Why have interest rates risen and what does that mean for you?

Bank of England believes the UK is already in recession.

Why has the Bank of England increased interest rates and what does that mean for you? iStock

The Bank of England has announced its seventh interest rate rise in a row.

It means interest rates are now at 2.25 per cent – the highest they have been since the end of 2008, and up by half a per cent.

If you’re on a tracker or variable mortgage or loans or you’ve got credit cards, this will impact you.

For example, if you have a mortgage of £100,000, then today’s rise could see you paying around £25 more each month.

While we’re still at low levels of interest rate when you look at the past 25 years, it is clearly creeping up.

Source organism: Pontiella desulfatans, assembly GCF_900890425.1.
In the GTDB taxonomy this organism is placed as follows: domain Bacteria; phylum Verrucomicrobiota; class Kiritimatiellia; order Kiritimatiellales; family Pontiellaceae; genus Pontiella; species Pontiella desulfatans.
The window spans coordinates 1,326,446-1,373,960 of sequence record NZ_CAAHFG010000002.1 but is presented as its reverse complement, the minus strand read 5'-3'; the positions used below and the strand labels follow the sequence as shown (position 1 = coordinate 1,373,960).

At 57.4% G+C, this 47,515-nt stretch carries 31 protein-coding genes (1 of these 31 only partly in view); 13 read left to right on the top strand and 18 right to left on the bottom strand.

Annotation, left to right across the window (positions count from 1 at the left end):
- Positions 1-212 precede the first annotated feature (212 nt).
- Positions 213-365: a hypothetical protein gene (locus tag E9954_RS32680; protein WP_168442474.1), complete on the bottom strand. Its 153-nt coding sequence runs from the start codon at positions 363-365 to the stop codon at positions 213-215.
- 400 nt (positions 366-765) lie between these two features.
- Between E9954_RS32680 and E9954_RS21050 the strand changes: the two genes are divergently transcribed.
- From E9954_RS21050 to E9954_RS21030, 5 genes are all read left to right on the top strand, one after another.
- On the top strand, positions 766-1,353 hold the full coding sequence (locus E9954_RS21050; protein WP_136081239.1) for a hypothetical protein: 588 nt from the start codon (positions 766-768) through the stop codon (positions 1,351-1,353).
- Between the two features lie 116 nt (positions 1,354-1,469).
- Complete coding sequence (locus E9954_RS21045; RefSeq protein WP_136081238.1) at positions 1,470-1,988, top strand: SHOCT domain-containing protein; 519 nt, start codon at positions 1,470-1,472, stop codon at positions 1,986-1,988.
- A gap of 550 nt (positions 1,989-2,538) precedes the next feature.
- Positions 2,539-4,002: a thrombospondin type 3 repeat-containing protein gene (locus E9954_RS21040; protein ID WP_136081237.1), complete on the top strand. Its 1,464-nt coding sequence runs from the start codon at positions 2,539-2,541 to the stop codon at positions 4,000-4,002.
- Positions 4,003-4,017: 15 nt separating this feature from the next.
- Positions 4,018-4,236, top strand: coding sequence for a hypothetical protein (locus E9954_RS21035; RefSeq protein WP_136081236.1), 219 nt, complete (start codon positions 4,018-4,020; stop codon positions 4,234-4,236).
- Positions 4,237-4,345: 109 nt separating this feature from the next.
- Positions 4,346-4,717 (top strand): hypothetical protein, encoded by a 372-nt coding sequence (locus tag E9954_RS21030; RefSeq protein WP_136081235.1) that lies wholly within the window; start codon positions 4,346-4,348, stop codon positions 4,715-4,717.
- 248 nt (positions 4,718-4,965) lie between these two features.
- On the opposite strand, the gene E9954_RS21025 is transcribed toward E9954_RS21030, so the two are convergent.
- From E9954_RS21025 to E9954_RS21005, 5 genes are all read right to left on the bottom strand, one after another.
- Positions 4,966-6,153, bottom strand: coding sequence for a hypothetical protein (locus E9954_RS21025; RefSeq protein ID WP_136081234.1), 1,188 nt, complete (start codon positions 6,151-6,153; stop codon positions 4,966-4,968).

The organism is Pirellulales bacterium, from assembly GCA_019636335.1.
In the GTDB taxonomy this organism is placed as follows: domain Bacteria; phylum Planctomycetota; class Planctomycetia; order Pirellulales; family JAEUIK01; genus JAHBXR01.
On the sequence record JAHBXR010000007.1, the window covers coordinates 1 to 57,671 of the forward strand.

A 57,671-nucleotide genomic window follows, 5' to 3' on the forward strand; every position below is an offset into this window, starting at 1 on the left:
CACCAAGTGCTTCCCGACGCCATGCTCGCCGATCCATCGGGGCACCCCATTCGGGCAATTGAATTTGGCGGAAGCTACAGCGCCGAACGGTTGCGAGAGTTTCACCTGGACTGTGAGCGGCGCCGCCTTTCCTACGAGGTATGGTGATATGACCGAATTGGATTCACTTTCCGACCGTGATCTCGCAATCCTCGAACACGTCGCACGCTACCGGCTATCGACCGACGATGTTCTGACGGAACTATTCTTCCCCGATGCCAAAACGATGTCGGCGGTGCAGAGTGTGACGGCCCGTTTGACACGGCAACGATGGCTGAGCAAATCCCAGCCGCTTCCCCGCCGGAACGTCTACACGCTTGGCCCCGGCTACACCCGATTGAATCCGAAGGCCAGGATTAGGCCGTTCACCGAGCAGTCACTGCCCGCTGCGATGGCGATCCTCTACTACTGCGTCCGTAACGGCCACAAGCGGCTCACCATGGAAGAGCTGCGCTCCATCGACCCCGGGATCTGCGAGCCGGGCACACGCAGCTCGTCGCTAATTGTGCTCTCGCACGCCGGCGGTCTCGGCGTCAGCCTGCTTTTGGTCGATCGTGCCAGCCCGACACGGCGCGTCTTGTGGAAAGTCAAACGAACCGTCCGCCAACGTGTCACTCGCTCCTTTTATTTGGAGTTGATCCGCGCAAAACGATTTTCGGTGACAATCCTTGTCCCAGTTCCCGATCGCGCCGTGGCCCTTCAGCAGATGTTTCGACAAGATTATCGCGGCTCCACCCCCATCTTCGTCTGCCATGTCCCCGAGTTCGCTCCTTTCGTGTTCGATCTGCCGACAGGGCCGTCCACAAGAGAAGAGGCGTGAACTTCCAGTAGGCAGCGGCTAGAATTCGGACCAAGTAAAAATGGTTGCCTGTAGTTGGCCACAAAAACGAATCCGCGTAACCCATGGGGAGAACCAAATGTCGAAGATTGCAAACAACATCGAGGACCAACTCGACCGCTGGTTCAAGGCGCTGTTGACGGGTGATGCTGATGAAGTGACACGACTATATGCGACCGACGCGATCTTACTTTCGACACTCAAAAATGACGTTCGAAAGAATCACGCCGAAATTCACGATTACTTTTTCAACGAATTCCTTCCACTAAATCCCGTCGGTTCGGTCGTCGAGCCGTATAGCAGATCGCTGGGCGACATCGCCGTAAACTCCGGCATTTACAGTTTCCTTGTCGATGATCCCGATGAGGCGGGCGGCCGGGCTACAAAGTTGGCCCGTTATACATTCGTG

The reason for the rise? Well, the Bank of England is trying to help keep inflation down to 2 per cent in a bid to stop prices rising so fast. It now sits at 9.9% – but the Bank thinks it could go to around 11%.

That’s down from the previous prediction of 13 per cent, because of government intervention on energy bills, although it will still go above 10 per cent in the coming months.

There are also issues with the wider economy. For a start, the pound is now at a 37-year low against the dollar, at around $1.13.

Why does that matter? Well, because it indicates how the economy is doing and a lot of trading is done in dollars, so essentially you get less for each pound you spend. For example, trading oil impacts fuel prices.

The Bank also said that it expects a fall in GDP over the current quarter, indicating that the country is in a recession.

On Friday, we expect to hear from the Chancellor in what’s been dubbed a mini-budget. Then we might have more ideas on what the government intends to do to encourage growth and help with the continued cost-of-living crisis.

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